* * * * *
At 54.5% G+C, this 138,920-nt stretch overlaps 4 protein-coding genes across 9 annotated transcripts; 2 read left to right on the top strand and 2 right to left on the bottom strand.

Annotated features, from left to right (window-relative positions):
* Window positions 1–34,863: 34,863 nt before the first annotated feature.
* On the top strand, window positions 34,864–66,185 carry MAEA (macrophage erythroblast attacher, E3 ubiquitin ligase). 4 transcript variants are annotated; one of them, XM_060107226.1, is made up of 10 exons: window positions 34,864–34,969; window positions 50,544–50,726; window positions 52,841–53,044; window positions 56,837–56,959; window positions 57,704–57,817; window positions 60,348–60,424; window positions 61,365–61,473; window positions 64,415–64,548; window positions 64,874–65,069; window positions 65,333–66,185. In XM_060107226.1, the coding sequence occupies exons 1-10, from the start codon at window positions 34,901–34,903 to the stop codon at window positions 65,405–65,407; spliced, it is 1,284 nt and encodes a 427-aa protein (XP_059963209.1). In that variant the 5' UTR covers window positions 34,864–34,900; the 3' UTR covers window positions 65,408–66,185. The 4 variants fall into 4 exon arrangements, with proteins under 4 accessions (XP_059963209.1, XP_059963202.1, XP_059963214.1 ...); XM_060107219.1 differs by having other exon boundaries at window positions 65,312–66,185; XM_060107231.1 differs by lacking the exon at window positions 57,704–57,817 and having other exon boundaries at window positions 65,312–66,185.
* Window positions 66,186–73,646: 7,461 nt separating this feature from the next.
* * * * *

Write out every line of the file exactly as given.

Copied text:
At 54.5% G+C, this 138,920-nt stretch overlaps 4 protein-coding genes across 9 annotated transcripts; 2 read left to right on the top strand and 2 right to left on the bottom strand.

Annotated features, from left to right (window-relative positions):
* Window positions 1–34,863: 34,863 nt before the first annotated feature.
* On the top strand, window positions 34,864–66,185 carry MAEA (macrophage erythroblast attacher, E3 ubiquitin ligase). 4 transcript variants are annotated; one of them, XM_060107226.1, is made up of 10 exons: window positions 34,864–34,969; window positions 50,544–50,726; window positions 52,841–53,044; window positions 56,837–56,959; window positions 57,704–57,817; window positions 60,348–60,424; window positions 61,365–61,473; window positions 64,415–64,548; window positions 64,874–65,069; window positions 65,333–66,185. In XM_060107226.1, the coding sequence occupies exons 1-10, from the start codon at window positions 34,901–34,903 to the stop codon at window positions 65,405–65,407; spliced, it is 1,284 nt and encodes a 427-aa protein (XP_059963209.1). In that variant the 5' UTR covers window positions 34,864–34,900; the 3' UTR covers window positions 65,408–66,185. The 4 variants fall into 4 exon arrangements, with proteins under 4 accessions (XP_059963209.1, XP_059963202.1, XP_059963214.1 ...); XM_060107219.1 differs by having other exon boundaries at window positions 65,312–66,185; XM_060107231.1 differs by lacking the exon at window positions 57,704–57,817 and having other exon boundaries at window positions 65,312–66,185.
* Window positions 66,186–73,646: 7,461 nt separating this feature from the next.